A physician may notice behaviors with certain patients that are atypical for their usual customary medical practice. These unusual physician behaviors should trigger self-examination by the physician and consideration that the patient may have a personality or somatoform disorder. Frequently, difficult patients are capable of arousing unconscious reactions that lead to new and unusual physician behaviors.
Common atypical physician behaviors may include ordering tests to placate a patient, asking for more than the usual number of consults on a patient whose case does not seem medically complicated, suggesting increasingly aggressive diagnostic testing or procedures when the yield of these tests is likely to be low, repeatedly extending the time spent with a particular patient or family, lowering the customary fee, offering free treatment, or developing a personal (not professional) relationship with a patient. Common physician reactions associated with difficult patients are reviewed in Table 46-2.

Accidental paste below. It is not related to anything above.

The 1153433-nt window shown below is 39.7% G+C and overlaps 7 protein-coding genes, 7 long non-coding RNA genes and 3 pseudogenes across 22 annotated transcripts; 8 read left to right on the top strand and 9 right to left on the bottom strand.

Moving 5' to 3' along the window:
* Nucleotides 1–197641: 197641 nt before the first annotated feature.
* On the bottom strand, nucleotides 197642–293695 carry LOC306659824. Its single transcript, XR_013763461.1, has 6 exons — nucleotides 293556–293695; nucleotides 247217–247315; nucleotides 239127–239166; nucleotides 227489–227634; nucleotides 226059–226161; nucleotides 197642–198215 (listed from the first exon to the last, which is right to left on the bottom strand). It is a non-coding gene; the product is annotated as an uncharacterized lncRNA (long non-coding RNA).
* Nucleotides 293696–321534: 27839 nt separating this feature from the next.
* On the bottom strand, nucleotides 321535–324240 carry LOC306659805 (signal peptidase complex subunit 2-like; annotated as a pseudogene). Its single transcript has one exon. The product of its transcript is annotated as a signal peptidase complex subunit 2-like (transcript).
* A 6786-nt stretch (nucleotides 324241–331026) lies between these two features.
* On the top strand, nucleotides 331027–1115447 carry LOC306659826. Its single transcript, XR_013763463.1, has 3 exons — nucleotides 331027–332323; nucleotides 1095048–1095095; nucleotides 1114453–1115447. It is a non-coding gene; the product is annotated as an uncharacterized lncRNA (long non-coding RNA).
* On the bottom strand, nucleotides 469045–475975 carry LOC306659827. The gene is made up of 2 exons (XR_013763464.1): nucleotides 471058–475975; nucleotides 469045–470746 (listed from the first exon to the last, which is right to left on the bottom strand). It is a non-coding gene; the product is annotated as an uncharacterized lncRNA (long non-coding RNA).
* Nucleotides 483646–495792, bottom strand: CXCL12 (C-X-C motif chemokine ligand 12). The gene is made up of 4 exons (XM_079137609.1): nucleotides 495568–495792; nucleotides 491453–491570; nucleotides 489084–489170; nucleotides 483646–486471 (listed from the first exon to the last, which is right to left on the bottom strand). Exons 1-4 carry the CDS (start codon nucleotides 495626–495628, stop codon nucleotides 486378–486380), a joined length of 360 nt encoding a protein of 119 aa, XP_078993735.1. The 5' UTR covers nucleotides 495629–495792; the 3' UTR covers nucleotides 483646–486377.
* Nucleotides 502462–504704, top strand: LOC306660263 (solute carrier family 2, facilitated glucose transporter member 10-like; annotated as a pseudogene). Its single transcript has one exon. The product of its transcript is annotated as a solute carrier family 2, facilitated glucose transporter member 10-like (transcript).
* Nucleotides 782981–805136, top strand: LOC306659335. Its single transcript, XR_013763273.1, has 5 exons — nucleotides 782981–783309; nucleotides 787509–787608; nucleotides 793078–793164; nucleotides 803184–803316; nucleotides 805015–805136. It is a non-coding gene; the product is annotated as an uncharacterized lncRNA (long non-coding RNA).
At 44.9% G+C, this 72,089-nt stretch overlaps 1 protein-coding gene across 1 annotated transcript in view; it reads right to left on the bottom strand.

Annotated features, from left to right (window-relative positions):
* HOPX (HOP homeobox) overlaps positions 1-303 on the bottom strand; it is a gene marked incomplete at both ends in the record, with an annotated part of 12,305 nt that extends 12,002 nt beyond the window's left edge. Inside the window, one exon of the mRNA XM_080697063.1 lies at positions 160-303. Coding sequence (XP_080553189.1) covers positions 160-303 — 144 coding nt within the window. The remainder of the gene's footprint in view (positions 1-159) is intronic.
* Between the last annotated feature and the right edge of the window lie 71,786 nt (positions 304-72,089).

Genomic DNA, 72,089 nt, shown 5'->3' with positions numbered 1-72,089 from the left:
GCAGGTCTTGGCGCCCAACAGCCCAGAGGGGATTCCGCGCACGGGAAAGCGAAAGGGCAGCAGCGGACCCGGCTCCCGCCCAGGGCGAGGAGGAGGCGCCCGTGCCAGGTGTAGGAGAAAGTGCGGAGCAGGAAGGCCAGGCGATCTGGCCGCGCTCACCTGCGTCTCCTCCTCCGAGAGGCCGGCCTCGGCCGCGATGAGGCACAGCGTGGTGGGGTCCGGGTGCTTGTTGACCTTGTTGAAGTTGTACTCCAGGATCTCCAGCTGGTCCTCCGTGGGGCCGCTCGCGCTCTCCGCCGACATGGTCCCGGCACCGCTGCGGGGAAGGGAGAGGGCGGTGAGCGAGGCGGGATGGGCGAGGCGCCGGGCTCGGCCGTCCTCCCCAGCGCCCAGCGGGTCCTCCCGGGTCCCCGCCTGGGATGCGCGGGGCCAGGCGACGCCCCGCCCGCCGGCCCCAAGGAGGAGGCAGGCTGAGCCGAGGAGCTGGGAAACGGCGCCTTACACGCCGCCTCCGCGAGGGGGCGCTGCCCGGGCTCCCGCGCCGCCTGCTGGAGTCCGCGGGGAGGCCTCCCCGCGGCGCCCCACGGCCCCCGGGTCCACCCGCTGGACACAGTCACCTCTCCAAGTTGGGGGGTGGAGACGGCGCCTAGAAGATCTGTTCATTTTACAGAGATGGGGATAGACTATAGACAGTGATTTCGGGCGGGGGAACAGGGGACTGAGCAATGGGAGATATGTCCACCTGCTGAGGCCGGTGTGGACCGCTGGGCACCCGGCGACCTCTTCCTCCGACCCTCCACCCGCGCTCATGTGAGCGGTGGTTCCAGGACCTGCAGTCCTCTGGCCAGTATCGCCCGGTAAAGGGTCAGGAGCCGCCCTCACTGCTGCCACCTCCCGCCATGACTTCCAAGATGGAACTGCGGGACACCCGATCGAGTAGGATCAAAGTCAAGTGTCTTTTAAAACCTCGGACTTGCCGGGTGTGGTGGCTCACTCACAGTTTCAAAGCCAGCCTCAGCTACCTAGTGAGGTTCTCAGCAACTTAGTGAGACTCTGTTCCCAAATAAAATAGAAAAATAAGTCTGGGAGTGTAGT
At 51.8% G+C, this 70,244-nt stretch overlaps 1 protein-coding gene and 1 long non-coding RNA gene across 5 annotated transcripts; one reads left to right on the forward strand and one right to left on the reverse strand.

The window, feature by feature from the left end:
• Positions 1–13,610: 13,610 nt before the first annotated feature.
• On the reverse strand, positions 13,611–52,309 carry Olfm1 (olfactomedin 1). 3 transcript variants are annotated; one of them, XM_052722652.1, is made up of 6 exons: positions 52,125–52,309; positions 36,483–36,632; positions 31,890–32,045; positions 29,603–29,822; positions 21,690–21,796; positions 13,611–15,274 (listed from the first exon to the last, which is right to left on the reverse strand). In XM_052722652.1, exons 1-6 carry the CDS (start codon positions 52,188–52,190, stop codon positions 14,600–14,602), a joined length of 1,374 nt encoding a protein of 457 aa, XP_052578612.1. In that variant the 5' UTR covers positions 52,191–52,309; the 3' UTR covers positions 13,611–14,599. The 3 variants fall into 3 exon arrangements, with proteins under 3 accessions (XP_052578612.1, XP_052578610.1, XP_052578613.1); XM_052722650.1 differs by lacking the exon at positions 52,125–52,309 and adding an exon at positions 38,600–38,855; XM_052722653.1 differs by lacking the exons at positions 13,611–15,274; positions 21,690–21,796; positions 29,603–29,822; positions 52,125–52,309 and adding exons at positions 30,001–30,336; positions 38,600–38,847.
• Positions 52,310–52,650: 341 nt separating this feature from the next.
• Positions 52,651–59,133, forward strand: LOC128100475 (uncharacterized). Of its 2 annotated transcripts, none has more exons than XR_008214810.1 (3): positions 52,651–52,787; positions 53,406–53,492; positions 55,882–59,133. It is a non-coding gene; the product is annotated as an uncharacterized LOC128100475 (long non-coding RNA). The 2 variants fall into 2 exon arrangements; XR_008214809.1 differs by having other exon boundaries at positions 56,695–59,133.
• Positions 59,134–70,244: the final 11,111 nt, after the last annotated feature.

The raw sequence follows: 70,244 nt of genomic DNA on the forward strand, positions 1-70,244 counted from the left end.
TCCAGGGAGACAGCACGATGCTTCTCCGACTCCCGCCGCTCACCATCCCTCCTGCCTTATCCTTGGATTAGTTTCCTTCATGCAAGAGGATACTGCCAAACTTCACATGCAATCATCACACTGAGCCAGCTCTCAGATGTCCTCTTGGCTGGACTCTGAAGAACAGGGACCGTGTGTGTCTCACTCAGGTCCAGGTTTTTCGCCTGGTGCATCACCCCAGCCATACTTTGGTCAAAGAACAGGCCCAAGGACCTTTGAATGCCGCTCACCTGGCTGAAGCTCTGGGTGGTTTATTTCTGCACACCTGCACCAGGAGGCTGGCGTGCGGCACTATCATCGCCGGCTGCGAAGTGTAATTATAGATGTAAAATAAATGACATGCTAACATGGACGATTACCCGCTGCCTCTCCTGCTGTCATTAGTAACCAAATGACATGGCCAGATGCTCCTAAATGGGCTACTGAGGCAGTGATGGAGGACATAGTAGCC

Physicians can use the scope of patient-generated countertransferences (their feelings, fantasies, and atypical medical behaviors) as a valuable diagnostic aid, because difficult patients tend to provoke the same feelings in most physicians who deal with them. For example, a patient with a borderline personality disorder often leaves many physicians exhausted and worried about the patient's suicidal threats. A patient with multiple somatic complaints may leave physicians feeling frustrated that they cannot alleviate the patient's pain symptoms or suffering. Physicians who learn to recognize feelings provoked by patients will find it easier to identify the subtype of difficult patients according to the feelings elicited. More importantly, physicians who can recognize their unusual reactions will be better able to tolerate them and avoid acting out their feelings with a patient. This will improve the physician-patient relationship, medical decision making, and ultimately patient care (Feinstein et al., 1999).
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